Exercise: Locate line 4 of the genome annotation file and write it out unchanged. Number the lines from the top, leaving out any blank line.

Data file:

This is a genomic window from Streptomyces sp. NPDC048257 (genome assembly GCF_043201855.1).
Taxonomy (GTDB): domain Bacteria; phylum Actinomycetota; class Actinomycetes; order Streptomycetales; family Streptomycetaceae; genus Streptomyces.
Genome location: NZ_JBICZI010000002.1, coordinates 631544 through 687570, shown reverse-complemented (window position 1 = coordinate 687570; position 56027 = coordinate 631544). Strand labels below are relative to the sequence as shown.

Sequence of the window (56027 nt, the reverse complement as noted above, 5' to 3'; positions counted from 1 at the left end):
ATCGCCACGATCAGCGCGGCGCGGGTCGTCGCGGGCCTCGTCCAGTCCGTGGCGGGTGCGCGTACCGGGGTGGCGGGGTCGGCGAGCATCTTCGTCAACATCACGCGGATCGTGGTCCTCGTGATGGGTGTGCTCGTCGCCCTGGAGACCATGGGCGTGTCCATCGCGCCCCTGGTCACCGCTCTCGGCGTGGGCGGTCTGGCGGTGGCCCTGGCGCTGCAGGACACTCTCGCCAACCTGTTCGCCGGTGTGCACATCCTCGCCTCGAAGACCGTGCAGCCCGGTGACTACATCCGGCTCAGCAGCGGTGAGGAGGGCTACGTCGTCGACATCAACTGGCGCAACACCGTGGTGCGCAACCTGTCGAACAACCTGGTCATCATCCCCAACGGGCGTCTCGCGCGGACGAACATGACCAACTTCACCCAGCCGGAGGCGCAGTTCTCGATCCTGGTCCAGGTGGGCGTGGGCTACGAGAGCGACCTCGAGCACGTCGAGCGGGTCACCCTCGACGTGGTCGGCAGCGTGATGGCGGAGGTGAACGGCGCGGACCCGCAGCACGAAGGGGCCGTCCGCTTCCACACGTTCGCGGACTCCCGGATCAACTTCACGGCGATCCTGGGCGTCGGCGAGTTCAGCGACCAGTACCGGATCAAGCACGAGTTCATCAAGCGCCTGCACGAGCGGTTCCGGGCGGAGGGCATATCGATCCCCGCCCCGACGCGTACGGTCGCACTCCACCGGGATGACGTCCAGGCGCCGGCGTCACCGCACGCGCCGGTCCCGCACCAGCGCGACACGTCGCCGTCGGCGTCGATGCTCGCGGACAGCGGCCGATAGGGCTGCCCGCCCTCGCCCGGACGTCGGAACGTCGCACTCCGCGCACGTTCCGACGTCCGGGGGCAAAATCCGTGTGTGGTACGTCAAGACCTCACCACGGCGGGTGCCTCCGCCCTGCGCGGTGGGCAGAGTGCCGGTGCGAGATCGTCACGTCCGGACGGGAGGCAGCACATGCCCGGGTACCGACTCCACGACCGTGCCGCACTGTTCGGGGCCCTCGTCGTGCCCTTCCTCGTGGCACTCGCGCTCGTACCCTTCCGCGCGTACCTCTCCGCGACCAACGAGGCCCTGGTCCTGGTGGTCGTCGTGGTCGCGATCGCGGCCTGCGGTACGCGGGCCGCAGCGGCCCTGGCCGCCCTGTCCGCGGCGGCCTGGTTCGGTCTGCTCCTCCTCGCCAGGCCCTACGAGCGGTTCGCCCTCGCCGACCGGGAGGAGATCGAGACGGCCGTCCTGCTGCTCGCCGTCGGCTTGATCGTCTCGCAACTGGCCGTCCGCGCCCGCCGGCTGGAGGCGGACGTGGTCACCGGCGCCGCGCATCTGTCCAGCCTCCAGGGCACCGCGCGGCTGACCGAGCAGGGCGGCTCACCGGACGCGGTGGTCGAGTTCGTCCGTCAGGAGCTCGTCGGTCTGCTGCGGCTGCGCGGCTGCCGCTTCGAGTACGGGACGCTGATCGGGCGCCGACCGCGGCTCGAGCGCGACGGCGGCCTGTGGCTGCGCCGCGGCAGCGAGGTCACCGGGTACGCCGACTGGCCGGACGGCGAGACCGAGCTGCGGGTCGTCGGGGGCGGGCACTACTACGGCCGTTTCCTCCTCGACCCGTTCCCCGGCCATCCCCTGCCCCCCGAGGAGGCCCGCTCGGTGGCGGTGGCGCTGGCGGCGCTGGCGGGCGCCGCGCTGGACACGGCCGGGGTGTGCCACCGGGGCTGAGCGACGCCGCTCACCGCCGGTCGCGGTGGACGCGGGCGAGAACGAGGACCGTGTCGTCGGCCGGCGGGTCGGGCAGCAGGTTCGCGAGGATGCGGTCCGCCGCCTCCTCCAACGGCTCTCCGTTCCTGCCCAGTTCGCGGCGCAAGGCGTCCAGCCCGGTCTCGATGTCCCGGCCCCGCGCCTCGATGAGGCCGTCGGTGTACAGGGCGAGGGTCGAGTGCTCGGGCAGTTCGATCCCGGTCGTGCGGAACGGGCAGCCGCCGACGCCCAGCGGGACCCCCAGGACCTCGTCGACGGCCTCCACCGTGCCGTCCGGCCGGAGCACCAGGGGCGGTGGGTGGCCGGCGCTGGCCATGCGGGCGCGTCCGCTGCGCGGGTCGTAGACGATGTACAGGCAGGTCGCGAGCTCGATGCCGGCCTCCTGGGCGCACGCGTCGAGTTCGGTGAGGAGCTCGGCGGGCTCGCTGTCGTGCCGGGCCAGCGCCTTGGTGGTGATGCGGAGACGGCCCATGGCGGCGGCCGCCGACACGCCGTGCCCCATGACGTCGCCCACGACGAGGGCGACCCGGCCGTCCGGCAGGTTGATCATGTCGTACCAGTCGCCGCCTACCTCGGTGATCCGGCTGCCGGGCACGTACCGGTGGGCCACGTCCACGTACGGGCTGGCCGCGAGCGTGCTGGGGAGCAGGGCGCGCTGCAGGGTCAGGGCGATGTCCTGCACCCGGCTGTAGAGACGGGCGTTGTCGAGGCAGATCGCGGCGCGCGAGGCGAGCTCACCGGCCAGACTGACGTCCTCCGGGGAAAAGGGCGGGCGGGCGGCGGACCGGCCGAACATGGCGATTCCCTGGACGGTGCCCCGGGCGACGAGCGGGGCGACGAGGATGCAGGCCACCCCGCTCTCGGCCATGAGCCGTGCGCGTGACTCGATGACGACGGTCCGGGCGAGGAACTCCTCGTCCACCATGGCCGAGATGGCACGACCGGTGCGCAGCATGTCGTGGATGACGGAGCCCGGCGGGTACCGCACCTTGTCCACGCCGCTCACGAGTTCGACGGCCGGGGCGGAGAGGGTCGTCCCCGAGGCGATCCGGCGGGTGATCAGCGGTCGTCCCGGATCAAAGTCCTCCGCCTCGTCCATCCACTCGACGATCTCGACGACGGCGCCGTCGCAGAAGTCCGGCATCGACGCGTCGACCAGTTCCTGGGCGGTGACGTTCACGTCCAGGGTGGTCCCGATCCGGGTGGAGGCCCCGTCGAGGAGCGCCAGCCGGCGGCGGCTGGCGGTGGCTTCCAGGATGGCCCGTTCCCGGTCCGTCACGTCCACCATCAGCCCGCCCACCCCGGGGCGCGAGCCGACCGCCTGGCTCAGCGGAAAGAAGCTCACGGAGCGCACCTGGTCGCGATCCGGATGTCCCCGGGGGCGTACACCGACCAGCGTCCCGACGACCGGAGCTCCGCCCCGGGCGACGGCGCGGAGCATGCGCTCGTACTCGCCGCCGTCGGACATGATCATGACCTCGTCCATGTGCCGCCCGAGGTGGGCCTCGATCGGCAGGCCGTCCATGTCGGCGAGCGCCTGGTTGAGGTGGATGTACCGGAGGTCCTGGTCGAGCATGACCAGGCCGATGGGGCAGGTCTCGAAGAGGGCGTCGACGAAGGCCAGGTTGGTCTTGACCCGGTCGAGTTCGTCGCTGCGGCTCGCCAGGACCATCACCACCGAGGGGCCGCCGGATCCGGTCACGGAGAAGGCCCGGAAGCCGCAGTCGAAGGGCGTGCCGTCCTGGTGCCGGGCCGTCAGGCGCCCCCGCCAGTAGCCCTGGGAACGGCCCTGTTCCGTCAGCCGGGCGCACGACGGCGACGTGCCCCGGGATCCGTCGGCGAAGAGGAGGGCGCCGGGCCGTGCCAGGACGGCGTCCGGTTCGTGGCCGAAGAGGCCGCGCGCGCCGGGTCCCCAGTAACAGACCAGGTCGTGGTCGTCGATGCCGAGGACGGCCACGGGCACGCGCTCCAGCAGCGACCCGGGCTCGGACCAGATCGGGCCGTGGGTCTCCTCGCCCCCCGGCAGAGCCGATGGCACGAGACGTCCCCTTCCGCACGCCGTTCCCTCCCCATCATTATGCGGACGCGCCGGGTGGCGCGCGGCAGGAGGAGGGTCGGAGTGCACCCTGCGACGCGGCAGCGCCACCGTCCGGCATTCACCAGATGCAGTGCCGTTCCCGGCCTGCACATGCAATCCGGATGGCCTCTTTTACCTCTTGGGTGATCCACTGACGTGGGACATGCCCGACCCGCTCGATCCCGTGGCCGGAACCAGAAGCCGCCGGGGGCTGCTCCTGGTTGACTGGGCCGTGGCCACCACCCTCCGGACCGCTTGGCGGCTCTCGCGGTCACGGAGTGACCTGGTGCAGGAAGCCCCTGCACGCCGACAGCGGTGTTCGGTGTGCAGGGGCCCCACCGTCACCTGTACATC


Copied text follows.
Sequence of the window (56027 nt, the reverse complement as noted above, 5' to 3'; positions counted from 1 at the left end):